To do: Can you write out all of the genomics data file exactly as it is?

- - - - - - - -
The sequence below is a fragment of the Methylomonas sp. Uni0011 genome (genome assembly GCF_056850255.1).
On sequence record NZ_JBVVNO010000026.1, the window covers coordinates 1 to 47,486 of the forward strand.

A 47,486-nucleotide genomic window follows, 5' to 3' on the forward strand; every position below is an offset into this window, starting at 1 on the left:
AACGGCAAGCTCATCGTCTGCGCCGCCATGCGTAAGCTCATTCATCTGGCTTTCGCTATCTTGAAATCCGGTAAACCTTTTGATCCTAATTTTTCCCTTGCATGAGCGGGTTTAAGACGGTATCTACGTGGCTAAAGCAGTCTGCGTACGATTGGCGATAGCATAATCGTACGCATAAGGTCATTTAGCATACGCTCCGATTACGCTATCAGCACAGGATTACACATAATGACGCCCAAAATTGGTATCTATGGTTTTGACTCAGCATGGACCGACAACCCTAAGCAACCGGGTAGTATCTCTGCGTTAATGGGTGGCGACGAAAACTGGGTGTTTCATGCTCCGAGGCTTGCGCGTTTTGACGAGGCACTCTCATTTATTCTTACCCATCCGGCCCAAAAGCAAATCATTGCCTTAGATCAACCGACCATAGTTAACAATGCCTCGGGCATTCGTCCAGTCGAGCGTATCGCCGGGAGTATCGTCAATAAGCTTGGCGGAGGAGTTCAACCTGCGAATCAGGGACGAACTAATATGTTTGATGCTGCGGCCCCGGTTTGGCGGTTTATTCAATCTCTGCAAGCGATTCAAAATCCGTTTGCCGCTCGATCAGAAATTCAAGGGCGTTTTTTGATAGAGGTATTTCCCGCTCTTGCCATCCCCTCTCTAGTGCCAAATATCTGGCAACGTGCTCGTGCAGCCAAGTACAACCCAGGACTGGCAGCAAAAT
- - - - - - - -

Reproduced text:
The sequence below is a fragment of the Methylomonas sp. Uni0011 genome (genome assembly GCF_056850255.1).
On sequence record NZ_JBVVNO010000026.1, the window covers coordinates 1 to 47,486 of the forward strand.

A 47,486-nucleotide genomic window follows, 5' to 3' on the forward strand; every position below is an offset into this window, starting at 1 on the left:
AACGGCAAGCTCATCGTCTGCGCCGCCATGCGTAAGCTCATTCATCTGGCTTTCGCTATCTTGAAATCCGGTAAACCTTTTGATCCTAATTTTTCCCTTGCATGAGCGGGTTTAAGACGGTATCTACGTGGCTAAAGCAGTCTGCGTACGATTGGCGATAGCATAATCGTACGCATAAGGTCATTTAGCATACGCTCCGATTACGCTATCAGCACAGGATTACACATAATGACGCCCAAAATTGGTATCTATGGTTTTGACTCAGCATGGACCGACAACCCTAAGCAACCGGGTAGTATCTCTGCGTTAATGGGTGGCGACGAAAACTGGGTGTTTCATGCTCCGAGGCTTGCGCGTTTTGACGAGGCACTCTCATTTATTCTTACCCATCCGGCCCAAAAGCAAATCATTGCCTTAGATCAACCGACCATAGTTAACAATGCCTCGGGCATTCGTCCAGTCGAGCGTATCGCCGGGAGTATCGTCAATAAGCTTGGCGGAGGAGTTCAACCTGCGAATCAGGGACGAACTAATATGTTTGATGCTGCGGCCCCGGTTTGGCGGTTTATTCAATCTCTGCAAGCGATTCAAAATCCGTTTGCCGCTCGATCAGAAATTCAAGGGCGTTTTTTGATAGAGGTATTTCCCGCTCTTGCCATCCCCTCTCTAGTGCCAAATATCTGGCAACGTGCTCGTGCAGCCAAGTACAACCCAGGACTGGCAGCAAAAT